Ruby on Rails Web Mashup Projects
A step-by-step tutorial to building web mashups
A web mashup is a new type of web application that uses data and services from one or
more external sources to build entirely new and different web applications. Web mashups
usually mash up data and services that are available on the Internet—freely,
commercially, or through other partnership agreements. The external sources that a
mashup uses are known as mashup APIs.
This book shows you how to write web mashups using Ruby on Rails—the new web
application development framework. The book has seven real-world projects—the format
of each project is similar, with a statement of the project, discussion of the main protocols
involved, an overview of the API, and then complete code for building the project. You
will be led methodically through concrete steps to build the mashup, with asides to
explain the theory behind the code.
What This Book Covers
The first chapter introduces the concepts of web mashups to the reader and provides a
general introduction to the benefits and pitfalls of using web mashups as standalone
applications or as part of existing web applications.
The first project is a mashup plugin into an existing web application that allows users to
find the location of the closest facility from a particular geographic location based on a
specified search radius. The location is mapped and displayed on Google Maps.
The second project is another mashup plugin. This plugin allows users to send messages
to their own list of recipients, people who are previously unknown to the website, on
behalf of the website. The project uses Google Spreadsheets and EditGrid to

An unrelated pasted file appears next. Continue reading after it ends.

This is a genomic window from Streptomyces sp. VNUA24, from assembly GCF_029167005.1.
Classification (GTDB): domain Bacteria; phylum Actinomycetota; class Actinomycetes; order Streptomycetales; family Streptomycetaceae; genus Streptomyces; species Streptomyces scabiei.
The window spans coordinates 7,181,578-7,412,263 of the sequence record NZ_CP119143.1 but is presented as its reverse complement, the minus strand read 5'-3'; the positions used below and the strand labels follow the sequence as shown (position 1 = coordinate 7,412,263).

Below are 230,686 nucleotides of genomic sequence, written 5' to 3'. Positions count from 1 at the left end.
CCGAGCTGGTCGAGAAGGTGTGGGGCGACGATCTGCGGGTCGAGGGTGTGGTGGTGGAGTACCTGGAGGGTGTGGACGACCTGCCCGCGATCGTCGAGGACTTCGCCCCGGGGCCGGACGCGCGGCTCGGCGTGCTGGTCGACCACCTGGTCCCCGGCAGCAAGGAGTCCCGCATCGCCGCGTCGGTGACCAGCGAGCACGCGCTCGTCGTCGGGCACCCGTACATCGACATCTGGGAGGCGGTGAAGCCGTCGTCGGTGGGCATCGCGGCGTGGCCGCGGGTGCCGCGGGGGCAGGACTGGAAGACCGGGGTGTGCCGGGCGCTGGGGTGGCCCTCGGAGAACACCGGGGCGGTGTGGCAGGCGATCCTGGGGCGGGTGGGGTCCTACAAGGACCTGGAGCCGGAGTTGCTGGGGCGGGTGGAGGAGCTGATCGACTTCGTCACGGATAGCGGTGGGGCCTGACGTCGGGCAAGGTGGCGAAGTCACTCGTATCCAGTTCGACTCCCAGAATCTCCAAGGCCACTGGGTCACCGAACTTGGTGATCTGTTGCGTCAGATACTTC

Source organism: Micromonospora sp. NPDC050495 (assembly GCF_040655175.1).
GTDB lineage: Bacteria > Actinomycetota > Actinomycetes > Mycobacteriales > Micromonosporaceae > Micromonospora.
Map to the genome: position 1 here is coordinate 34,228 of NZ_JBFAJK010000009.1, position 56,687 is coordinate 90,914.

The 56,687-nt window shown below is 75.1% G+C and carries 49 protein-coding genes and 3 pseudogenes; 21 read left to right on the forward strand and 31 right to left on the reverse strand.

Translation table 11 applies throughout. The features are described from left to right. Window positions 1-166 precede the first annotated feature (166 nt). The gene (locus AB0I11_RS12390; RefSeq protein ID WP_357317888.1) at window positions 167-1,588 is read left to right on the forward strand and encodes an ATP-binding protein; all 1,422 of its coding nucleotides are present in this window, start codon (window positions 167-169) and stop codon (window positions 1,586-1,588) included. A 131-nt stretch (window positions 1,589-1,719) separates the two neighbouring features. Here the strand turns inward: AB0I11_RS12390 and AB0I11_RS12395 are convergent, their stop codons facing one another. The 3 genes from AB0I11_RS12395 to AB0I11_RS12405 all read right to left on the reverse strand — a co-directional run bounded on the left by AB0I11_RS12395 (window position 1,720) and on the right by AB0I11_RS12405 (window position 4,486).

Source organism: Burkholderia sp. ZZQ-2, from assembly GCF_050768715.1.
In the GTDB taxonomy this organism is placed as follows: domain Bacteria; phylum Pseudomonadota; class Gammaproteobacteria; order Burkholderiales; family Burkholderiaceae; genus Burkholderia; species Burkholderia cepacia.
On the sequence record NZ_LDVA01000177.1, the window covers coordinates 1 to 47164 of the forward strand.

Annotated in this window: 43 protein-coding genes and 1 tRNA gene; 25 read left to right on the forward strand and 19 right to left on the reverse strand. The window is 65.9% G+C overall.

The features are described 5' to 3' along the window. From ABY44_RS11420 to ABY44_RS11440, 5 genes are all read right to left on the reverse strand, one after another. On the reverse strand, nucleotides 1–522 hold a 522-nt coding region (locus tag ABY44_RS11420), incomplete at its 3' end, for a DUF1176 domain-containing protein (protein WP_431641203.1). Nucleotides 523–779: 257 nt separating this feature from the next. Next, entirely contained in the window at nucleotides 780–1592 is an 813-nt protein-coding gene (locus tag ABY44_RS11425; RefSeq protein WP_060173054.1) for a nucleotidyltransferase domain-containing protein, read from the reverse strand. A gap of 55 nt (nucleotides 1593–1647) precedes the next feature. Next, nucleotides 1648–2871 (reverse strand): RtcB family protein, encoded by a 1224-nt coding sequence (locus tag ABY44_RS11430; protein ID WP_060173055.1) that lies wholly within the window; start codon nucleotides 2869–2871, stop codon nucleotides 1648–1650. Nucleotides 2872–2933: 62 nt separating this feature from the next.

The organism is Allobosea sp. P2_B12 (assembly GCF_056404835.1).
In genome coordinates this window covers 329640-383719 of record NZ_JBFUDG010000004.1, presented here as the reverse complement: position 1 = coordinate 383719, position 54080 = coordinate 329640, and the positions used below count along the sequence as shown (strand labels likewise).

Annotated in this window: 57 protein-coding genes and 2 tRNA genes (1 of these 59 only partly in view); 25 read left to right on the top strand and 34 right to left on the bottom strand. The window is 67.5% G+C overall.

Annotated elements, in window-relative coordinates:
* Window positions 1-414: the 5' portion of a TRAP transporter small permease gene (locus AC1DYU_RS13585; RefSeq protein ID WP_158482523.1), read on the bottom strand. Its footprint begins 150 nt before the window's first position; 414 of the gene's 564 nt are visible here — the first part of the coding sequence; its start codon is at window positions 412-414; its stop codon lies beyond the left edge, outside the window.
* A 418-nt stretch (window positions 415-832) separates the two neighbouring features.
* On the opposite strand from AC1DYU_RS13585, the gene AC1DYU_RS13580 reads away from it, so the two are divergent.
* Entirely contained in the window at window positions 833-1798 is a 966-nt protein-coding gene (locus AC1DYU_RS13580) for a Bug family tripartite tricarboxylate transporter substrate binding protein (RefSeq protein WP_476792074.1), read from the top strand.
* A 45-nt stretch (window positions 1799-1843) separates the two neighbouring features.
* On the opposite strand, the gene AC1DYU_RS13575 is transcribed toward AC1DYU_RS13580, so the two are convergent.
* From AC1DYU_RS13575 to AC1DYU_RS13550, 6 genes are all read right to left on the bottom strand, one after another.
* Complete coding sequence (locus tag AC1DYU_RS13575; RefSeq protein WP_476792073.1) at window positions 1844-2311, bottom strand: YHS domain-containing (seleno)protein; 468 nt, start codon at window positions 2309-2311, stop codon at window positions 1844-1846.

aggregate the information, and Clickatell and Interfax to send SMS messages and
The third project describes a mashup plugin that allows you to track the sales ranking and
customer reviews of a particular product from Amazon.com. The main API used is the
Amazon E-Commerce Service (ECS).
The fourth project shows you how to create a full-fl edged Facebook application that
allows a user to perform some of the functions and features of a job board. This mashup
uses Facebook, Google Maps, Daylife, Technorati and Indeed.com APIs.
The fifth project shows you how to create a full web mashup application that allows users
to view information on a location. This is the chapter that uses the most mashup APIs,
including Google Maps, FUTEF, WebserviceX, Yahoo! Geocoding services,
WeatherBug, Kayak, GeoNames, Flickr, and Hostip.info.
The sixth project describes a mashup plugin that allows an online event ticketing
application to receive payment through Paypal, send SMS receipts, and add event records
in the customer’s Google Calendar account. The APIs used are Google Calendar, PayPal,
The final project shows a complex mashup plugin used for making corporate expense
claims. It allows an employee to submit expense claims in Google Docs and
Spreadsheets, attaching the claims form and the supporting receipts. His or her manager,
also using Google Docs and Spreadsheets, then approves the expense claims and the
approved claims are retrieved by the mashup and used to reimburse the employee through
PayPal. It uses the PayPal APIs and various Google APIs.
‘Find closest’ mashup plugin
What does it do?
This mashup plugin allows your Rails website or application to have an additional
feature that allows your users to find the location of the closest facility from a
particular geographic location based on a specified search radius. This mashup
plugin integrates with your existing website that has a database of locations of
Building a kiosk locator feature for your site
Your company has just deployed 500 multi-purpose payment kiosks around the
country, cash cows for the milking. Another 500 more are on the way, promising to
bring in the big bucks for all the hardworking employees in the company. Naturally
your boss wants as many people as possible to know about them and use them.
The problem is that while the marketing machine churns away on the marvels and
benefits of the kiosks, the customers need to know where they are located to use
them. He commands you:
"Find a way to show our users where the nearest kiosks to him are, and directions to reach them!"